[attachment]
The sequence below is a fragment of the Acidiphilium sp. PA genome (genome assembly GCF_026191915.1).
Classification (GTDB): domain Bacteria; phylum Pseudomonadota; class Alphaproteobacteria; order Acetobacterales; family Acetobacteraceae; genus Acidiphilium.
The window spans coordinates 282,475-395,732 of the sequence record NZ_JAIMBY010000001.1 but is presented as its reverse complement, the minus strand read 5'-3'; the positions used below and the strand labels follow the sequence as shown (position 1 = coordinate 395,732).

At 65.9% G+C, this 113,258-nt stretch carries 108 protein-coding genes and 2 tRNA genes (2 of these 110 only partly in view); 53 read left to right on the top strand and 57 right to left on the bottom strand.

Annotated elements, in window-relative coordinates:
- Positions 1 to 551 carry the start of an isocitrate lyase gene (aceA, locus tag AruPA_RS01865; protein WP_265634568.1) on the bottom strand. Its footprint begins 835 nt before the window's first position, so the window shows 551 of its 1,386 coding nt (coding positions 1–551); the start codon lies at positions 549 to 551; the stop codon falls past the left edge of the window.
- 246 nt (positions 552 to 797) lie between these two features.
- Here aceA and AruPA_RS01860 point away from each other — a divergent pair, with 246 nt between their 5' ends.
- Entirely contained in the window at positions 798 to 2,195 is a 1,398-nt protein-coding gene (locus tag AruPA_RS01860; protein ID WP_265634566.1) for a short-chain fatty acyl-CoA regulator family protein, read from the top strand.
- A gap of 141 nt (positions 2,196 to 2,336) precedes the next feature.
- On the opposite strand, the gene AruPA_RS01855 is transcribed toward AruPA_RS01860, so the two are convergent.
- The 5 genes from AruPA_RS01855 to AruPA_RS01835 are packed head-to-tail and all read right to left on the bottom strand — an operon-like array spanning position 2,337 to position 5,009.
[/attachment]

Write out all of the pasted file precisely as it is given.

The sequence below is a fragment of the Acidiphilium sp. PA genome (genome assembly GCF_026191915.1).
Classification (GTDB): domain Bacteria; phylum Pseudomonadota; class Alphaproteobacteria; order Acetobacterales; family Acetobacteraceae; genus Acidiphilium.
The window spans coordinates 282,475-395,732 of the sequence record NZ_JAIMBY010000001.1 but is presented as its reverse complement, the minus strand read 5'-3'; the positions used below and the strand labels follow the sequence as shown (position 1 = coordinate 395,732).

At 65.9% G+C, this 113,258-nt stretch carries 108 protein-coding genes and 2 tRNA genes (2 of these 110 only partly in view); 53 read left to right on the top strand and 57 right to left on the bottom strand.

Annotated elements, in window-relative coordinates:
- Positions 1 to 551 carry the start of an isocitrate lyase gene (aceA, locus tag AruPA_RS01865; protein WP_265634568.1) on the bottom strand. Its footprint begins 835 nt before the window's first position, so the window shows 551 of its 1,386 coding nt (coding positions 1–551); the start codon lies at positions 549 to 551; the stop codon falls past the left edge of the window.
- 246 nt (positions 552 to 797) lie between these two features.
- Here aceA and AruPA_RS01860 point away from each other — a divergent pair, with 246 nt between their 5' ends.
- Entirely contained in the window at positions 798 to 2,195 is a 1,398-nt protein-coding gene (locus tag AruPA_RS01860; protein ID WP_265634566.1) for a short-chain fatty acyl-CoA regulator family protein, read from the top strand.
- A gap of 141 nt (positions 2,196 to 2,336) precedes the next feature.
- On the opposite strand, the gene AruPA_RS01855 is transcribed toward AruPA_RS01860, so the two are convergent.
- The 5 genes from AruPA_RS01855 to AruPA_RS01835 are packed head-to-tail and all read right to left on the bottom strand — an operon-like array spanning position 2,337 to position 5,009.